Nicaraguan police arrest Catholic bishop and other priests in raid


MEXICO CITY (AP) — Nicaraguan police raided the residence of a Catholic bishop critical of President Daniel Ortega’s administration on Friday, arresting him and several other priests in a dramatic escalation of tensions between the church and a government increasingly intolerant of dissent.

The pre-dawn raid came after Nicaraguan authorities accused Matagalpa Bishop Rolando Álvarez of ‘organizing violent groups’ and inciting them ‘to commit acts of hatred against the population’ .

President Daniel Ortega’s government has consistently acted against dissenting voices, last year arresting dozens of opposition leaders, including seven potential candidates to challenge him for the presidency. They were sentenced to prison this year in speedy trials closed to the public.

The congress, dominated by Ortega’s Sandinista National Liberation Front, ordered the closure of more than 1,000 non-governmental organizations, including the charity of Mother Teresa.

Early Friday, the Diocese of Matagalpa posted on social media: “#SOS #Urgente. At this moment, the national police entered the episcopal presbytery of our diocese of Matagalpa.

National police confirmed the detentions in a later statement, saying the operation was carried out to allow “the citizens and families of Matagalpa to return to normalcy”.

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“For several days, a positive communication from the Diocese of Matagalpa was expected with great patience, prudence and sense of responsibility, which never materialized,” the statement said. “With the continuation of destabilizing and provocative activities, the aforementioned public order operation has become necessary.”

He did not mention any specific charges.

Álvarez was being held in a house in Managua, where he was allowed to meet relatives and Cardinal Leopoldo Brenes, according to the police statement.

The others who were taken with Álvarez – they did not say who or how many – were still being processed, police said.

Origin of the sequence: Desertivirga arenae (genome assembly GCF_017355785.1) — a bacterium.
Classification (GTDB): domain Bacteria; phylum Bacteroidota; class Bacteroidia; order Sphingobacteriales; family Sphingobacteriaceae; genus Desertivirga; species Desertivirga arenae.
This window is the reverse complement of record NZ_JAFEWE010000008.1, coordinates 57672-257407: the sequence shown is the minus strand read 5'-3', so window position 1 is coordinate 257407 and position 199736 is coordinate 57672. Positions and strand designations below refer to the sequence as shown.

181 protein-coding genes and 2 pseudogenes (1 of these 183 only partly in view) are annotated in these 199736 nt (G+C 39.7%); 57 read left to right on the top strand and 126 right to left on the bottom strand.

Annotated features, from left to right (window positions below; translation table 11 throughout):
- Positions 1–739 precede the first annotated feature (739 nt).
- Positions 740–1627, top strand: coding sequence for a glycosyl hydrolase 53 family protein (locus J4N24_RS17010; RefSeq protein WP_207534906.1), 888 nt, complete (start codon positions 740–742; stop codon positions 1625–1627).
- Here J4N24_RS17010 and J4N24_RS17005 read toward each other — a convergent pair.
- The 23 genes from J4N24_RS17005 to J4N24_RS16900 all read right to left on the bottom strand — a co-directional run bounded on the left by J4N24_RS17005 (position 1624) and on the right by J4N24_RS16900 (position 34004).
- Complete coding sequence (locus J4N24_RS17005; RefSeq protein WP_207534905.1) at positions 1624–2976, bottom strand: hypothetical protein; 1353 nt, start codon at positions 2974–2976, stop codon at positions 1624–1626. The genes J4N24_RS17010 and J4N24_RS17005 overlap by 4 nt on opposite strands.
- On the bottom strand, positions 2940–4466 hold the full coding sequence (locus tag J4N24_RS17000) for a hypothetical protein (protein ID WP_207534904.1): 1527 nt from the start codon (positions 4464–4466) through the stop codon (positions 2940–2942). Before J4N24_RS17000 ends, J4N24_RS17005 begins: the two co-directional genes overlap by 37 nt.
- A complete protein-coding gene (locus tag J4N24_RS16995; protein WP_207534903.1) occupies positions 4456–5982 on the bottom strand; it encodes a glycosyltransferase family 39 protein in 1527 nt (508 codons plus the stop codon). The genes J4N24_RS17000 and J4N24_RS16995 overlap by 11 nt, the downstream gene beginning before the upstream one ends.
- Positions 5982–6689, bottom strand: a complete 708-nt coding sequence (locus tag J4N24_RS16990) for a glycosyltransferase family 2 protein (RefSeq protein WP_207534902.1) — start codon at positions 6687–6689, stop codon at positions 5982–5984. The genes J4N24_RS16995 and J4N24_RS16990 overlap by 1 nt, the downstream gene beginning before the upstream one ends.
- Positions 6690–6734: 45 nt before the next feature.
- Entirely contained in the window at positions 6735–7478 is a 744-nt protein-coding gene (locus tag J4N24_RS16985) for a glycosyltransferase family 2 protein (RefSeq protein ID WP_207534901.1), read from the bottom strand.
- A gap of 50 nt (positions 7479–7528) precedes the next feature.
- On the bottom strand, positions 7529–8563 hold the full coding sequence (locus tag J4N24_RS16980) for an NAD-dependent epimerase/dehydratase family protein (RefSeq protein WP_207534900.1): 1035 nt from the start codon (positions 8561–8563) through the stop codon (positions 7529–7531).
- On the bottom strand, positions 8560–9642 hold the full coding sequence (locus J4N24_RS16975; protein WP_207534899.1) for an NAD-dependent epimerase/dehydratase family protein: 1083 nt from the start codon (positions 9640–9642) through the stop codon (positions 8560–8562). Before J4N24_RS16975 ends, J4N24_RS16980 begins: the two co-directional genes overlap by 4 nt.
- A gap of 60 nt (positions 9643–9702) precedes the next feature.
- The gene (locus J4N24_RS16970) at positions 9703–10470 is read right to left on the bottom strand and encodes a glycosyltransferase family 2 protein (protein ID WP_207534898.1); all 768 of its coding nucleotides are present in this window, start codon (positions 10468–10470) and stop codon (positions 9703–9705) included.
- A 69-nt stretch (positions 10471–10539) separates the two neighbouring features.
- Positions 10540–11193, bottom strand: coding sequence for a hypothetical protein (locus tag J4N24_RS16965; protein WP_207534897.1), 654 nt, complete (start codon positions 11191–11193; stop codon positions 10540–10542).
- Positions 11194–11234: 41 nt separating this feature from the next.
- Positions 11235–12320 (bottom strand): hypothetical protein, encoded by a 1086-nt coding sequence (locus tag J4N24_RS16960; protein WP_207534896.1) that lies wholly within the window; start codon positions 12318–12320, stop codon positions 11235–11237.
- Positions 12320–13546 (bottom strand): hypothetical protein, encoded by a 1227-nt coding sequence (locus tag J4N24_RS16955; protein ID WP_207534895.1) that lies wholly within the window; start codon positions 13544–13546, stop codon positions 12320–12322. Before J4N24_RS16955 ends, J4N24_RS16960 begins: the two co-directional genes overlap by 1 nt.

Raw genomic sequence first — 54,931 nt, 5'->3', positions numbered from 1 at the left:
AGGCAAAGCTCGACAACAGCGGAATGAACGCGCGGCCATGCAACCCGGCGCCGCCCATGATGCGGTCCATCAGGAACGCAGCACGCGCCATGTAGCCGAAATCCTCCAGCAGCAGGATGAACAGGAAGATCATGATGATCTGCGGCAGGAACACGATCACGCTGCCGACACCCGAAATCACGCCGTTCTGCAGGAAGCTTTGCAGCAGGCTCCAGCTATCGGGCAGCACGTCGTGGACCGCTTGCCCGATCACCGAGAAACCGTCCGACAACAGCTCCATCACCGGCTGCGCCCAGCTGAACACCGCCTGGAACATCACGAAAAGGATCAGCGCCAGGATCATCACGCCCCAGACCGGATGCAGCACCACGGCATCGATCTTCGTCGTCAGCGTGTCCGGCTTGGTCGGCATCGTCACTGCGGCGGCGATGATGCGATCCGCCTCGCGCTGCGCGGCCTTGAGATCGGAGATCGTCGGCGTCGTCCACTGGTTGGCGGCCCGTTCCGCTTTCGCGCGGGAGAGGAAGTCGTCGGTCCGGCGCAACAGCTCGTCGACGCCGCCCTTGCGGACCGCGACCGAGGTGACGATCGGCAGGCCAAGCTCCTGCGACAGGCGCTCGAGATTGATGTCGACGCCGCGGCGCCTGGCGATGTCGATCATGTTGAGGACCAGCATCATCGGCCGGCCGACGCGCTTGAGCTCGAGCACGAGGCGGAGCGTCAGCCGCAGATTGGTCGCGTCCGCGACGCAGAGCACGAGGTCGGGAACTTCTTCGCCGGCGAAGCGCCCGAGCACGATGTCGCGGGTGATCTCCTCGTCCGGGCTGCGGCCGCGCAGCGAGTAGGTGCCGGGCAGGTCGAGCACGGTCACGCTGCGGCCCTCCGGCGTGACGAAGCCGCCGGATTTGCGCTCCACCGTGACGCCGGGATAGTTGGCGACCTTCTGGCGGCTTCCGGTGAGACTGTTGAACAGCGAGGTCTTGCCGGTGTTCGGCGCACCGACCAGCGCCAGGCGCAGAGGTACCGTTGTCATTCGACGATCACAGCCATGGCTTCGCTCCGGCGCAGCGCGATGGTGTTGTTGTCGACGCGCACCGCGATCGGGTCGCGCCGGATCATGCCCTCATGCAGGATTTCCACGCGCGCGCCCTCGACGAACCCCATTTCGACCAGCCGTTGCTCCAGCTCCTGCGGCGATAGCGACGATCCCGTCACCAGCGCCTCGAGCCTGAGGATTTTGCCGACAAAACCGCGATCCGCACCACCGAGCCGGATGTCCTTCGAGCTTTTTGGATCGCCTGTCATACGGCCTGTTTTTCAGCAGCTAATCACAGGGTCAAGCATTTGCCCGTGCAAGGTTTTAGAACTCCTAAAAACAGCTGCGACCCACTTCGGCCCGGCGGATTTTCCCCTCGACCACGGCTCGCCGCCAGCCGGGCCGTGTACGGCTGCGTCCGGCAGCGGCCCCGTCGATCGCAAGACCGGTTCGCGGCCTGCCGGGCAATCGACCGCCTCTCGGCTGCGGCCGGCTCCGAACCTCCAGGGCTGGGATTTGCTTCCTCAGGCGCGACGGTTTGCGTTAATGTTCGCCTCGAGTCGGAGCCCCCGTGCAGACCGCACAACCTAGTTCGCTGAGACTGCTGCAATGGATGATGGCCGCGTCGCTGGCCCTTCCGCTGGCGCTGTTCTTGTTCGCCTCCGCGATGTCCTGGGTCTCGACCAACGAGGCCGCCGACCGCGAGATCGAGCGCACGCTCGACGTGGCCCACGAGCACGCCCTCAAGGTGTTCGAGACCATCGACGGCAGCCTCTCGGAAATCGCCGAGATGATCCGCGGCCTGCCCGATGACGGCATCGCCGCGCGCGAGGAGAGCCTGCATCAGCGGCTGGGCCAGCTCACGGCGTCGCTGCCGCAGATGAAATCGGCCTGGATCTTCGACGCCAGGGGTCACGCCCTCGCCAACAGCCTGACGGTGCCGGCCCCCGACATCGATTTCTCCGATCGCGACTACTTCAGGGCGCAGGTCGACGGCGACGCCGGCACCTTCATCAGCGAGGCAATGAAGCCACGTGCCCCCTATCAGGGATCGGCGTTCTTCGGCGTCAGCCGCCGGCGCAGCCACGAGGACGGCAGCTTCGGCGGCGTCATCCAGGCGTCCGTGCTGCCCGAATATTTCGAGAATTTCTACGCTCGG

The Inter-American Commission on Human Rights has condemned these detentions and called for the immediate release of those detained.

Edwin Román, a Nicaraguan priest exiled in the United States said via Twitter: “MY GOD! How scandalous they took Monsignor Rolando Álvarez, together with the priests who were with him.

Álvarez has been a key religious voice in discussions over Nicaragua’s future since 2018, when a wave of protests against Ortega’s government led to a sweeping crackdown on opponents.

“We hope there will be a series of electoral reforms, structural changes in electoral authority – free, fair and transparent elections, unconditional international observation,” Álvarez said a month after the protests broke out. “Indeed the democratization of the country.

At the time, a priest from the Diocese of Álvarez was injured in the arm by shrapnel as he tried to separate protesters and police in Matagalpa.

Álvarez has maintained such calls for democracy for the past four years, infuriating Ortega and Murillo.

Manuel Orozco, an expert on Nicaragua at the Inter-American Dialogue in Washington, said Álvarez posed a threat as an obstacle and a symbol for Ortega.

“Nicaraguans are very loyal to the church,” he said. “In a survey I did last year, 70% of Nicaraguans said that for them, the political opinion of religious authority at the national or parochial level was important in shaping their political views.”